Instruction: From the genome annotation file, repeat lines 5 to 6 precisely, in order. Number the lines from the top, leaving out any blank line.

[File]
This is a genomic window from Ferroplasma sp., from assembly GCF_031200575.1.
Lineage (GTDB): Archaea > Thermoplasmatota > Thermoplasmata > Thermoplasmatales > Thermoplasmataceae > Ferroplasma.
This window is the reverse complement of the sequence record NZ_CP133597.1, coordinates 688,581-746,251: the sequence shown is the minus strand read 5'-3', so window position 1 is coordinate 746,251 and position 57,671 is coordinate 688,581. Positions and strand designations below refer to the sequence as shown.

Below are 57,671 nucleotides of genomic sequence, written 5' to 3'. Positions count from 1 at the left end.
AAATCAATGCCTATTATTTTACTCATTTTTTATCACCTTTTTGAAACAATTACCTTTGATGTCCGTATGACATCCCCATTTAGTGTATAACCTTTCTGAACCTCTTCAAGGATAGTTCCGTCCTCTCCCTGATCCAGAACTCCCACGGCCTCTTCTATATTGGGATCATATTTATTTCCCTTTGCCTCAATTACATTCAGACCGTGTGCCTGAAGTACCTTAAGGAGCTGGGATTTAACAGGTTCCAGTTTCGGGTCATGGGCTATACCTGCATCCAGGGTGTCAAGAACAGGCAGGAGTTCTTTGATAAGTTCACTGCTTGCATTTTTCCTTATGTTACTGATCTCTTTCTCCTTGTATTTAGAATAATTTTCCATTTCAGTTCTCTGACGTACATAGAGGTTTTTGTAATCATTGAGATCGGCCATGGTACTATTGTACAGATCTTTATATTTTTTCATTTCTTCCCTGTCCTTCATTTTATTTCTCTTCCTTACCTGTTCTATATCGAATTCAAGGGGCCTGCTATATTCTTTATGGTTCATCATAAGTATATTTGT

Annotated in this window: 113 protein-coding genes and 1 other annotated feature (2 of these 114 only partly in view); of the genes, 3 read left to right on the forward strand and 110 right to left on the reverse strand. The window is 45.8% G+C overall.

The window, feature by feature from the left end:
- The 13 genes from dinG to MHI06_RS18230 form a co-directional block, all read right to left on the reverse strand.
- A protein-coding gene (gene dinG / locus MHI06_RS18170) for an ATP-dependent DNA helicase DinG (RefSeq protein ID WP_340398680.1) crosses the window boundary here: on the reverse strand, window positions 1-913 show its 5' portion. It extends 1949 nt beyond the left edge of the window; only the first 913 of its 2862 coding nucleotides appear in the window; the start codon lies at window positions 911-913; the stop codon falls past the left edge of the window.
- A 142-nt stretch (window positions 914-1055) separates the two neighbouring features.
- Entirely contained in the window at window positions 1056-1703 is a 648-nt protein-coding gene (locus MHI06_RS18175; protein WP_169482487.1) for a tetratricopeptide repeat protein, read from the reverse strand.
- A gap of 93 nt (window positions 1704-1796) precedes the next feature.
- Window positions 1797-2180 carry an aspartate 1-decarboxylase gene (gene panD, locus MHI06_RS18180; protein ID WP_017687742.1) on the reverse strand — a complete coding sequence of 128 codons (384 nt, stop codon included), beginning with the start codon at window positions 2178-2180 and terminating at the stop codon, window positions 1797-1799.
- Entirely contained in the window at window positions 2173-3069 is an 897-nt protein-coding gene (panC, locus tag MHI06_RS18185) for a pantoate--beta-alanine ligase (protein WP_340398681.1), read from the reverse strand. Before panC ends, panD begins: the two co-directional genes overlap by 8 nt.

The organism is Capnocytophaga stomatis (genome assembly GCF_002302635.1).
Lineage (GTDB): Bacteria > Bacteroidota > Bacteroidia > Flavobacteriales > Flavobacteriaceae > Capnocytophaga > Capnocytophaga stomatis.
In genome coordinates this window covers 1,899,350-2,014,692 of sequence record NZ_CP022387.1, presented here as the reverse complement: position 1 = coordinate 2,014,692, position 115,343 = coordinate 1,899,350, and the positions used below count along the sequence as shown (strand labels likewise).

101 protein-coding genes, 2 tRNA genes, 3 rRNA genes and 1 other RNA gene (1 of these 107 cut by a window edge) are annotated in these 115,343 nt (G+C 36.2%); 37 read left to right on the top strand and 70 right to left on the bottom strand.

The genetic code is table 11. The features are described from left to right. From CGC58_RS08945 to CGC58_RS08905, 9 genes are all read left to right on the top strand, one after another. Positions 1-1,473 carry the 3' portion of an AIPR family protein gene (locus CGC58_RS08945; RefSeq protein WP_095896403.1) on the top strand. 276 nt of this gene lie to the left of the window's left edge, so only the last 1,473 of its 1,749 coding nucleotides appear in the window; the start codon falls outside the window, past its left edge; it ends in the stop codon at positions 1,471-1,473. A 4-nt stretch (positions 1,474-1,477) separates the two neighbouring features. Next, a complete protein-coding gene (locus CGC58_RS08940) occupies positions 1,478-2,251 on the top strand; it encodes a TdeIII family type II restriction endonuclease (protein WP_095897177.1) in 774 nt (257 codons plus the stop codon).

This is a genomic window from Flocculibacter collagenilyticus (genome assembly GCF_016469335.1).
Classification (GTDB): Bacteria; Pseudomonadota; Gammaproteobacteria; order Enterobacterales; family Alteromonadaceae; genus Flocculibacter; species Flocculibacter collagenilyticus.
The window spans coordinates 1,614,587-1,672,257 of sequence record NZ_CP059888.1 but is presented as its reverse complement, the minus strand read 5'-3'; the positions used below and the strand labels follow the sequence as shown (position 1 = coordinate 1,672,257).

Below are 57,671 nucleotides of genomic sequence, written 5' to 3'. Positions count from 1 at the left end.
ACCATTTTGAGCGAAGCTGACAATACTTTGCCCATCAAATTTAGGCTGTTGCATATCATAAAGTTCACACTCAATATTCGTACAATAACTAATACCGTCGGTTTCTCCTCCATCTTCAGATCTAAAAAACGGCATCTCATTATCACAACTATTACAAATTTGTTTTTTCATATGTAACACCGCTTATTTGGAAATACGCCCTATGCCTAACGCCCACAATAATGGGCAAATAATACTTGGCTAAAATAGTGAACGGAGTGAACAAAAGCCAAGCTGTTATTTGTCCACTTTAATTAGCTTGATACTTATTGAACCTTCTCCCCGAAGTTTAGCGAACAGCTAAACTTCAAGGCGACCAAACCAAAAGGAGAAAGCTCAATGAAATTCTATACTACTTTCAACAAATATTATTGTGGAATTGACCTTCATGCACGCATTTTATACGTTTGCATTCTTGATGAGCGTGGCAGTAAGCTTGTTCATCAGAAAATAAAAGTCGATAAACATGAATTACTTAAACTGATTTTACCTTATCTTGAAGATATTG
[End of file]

AAATCAATGCCTATTATTTTACTCATTTTTTATCACCTTTTTGAAACAATTACCTTTGATGTCCGTATGACATCCCCATTTAGTGTATAACCTTTCTGAACCTCTTCAAGGATAGTTCCGTCCTCTCCCTGATCCAGAACTCCCACGGCCTCTTCTATATTGGGATCATATTTATTTCCCTTTGCCTCAATTACATTCAGACCGTGTGCCTGAAGTACCTTAAGGAGCTGGGATTTAACAGGTTCCAGTTTCGGGTCATGGGCTATACCTGCATCCAGGGTGTCAAGAACAGGCAGGAGTTCTTTGATAAGTTCACTGCTTGCATTTTTCCTTATGTTACTGATCTCTTTCTCCTTGTATTTAGAATAATTTTCCATTTCAGTTCTCTGACGTACATAGAGGTTTTTGTAATCATTGAGATCGGCCATGGTACTATTGTACAGATCTTTATATTTTTTCATTTCTTCCCTGTCCTTCATTTTATTTCTCTTCCTTACCTGTTCTATATCGAATTCAAGGGGCCTGCTATATTCTTTATGGTTCATCATAAGTATATTTGT

Annotated in this window: 113 protein-coding genes and 1 other annotated feature (2 of these 114 only partly in view); of the genes, 3 read left to right on the forward strand and 110 right to left on the reverse strand. The window is 45.8% G+C overall.